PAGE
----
— October 2001
By Richard Thiel
should have a zero-tolerance policy.
Regular readers of this column know that I occasionally use it to rail about the state of customer service in the boating business. Well, actually I don’t rail–I’m merely the messenger. Almost every month PMY hears from readers describing everything from minor service gripes to flat-out horror stories. More disturbing is that over the past few years, their frequency has increased, leading me to suspect that the general level of service throughout the boating business is decreasing.
Nearly every time I write about service I get a return salvo from dealers and industry representatives decrying my negativity and assuring me that there is no problem–but if there is, it’s getting better. We all just need to be a little more patient. Well, patience is fine until you’re the one who’s sitting on the dock some Friday afternoon with family, friends, and an engine that won’t start, and you’ve been told no one can get to you for a week.
Clearly my opinion on this subject is based mainly on anecdotes, and just as clearly, someone who is the victim of poor service is more likely to write than someone who enjoys prompt, affordable service. But even if that’s true, builders who are selling to people paying a quarter-million dollars and up–PMY’s core audience–should have nothing short of a zero-tolerance policy when it comes to service problems.
There is also evidence from another source that perhaps things are not all they should be in the boat-service world. In July J.D. Power & Associates, best known for its customer-satisfaction rankings of automobiles, released its first-ever rankings for boats. The results have limited applicability to PMY readers, since they cover brands between 16 and 26 feet (the median boat length for PMY readers’ primary boat is about 34 feet), but they nevertheless should concern you.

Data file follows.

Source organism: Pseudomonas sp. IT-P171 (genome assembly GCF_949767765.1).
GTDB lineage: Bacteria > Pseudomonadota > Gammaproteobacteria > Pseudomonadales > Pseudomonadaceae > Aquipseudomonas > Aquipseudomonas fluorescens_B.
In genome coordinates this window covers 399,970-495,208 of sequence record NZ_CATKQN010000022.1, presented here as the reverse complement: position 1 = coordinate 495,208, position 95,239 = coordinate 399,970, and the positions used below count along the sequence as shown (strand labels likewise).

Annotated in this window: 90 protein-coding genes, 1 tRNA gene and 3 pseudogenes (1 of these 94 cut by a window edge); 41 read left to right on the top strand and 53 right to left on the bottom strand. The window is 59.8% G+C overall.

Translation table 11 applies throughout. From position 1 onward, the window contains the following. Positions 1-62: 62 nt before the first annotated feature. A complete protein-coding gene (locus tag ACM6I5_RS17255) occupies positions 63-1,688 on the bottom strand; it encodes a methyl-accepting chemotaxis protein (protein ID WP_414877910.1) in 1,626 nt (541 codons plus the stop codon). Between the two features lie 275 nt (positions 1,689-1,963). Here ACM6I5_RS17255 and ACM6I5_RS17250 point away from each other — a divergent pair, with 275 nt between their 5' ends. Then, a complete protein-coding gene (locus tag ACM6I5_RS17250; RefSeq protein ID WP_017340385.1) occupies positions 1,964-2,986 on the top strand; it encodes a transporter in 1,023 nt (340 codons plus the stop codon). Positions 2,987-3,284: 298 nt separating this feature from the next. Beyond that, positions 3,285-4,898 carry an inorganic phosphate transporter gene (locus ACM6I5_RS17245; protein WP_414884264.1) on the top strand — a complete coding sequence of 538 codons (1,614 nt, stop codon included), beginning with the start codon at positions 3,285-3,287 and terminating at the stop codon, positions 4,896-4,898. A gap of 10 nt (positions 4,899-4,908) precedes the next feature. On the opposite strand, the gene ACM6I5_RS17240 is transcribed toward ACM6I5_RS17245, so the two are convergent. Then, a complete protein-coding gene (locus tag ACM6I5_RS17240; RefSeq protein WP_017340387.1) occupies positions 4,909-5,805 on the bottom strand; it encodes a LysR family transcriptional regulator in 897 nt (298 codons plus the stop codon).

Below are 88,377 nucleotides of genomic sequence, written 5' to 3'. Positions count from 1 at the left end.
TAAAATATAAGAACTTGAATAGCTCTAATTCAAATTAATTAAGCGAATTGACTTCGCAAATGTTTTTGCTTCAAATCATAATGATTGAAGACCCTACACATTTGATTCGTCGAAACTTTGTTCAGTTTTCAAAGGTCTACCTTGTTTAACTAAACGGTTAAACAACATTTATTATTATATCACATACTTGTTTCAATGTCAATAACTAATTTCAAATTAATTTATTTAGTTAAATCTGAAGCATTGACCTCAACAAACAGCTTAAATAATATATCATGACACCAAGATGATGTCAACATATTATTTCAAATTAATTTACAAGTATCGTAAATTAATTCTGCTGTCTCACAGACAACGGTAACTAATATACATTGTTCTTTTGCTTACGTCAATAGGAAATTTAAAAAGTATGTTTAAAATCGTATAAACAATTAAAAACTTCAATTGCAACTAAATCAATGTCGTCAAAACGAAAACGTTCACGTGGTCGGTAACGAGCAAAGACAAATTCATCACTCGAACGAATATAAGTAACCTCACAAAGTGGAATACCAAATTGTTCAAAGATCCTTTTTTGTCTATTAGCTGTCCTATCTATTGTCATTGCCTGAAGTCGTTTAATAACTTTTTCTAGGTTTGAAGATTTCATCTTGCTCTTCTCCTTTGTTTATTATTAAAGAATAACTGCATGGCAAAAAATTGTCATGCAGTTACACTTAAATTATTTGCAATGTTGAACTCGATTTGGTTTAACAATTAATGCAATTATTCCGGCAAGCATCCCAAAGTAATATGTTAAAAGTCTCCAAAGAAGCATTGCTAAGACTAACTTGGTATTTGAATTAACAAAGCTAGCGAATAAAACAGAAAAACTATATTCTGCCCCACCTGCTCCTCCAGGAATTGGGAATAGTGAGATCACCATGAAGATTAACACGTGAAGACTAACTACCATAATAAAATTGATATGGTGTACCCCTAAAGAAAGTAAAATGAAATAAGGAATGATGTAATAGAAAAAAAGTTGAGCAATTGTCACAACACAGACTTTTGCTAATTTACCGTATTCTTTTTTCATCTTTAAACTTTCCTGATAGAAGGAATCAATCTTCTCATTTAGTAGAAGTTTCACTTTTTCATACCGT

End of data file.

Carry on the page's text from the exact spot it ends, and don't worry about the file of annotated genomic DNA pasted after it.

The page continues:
The study found a direct correlation between complaints and boat cost: The higher the price, the fewer the reported problems. Contrast that with Power’s 2000 study on initial quality in the automotive industry. In eight of the 14 segments surveyed, Toyota products ranked first. These did include pricey Lexus models, but also earning top honors were the low-priced Corolla and midpriced Sienna. Apparently the automotive industry has found a way to make quality a philosophical rather than an economic proposition.
Frank Forkin, who oversees Power’s surveys for boats, also told Soundings Trade Only that a third of all reported problems were engine-related, specifically hard starting, rough idle, stalling, and lack of power. That latter complaint was supposedly related to buyers selecting less-powerful engines to save money, but I wondered about the others, so I called a few service people from some of the major builders and dealers. Most claimed that such engine-related complaints account for about half of all consumer complaints and pointed out that in terms of severity, they presented a far greater challenge for obvious reasons. Many also took the opportunity to complain that in many cases, it was the engine companies’ (or more accurately their distributors’) lack of timely response to these problems that led to dissatisfied customers. True or not, dealerships are by no means blameless. Indeed, Forkin cites dealer service as a prime problem area among boaters, which again contrasts with the automotive arena where although Lexus again ranks first, Saturn comes in second, and Daewoo is fourth.
I don’t mean to imply that bad service is epidemic. The vast majority of our readers seem satisfied with how they’re being treated. But there does seem to be a small and apparently growing minority who are not. The fact that this trend runs counter to that of the automotive industry, where both initial quality and service have been steadily improving over the last decade, should concern anyone who owns or plans to buy a boat.
This article originally appeared in the January 2003 issue of Power & Motoryacht magazine.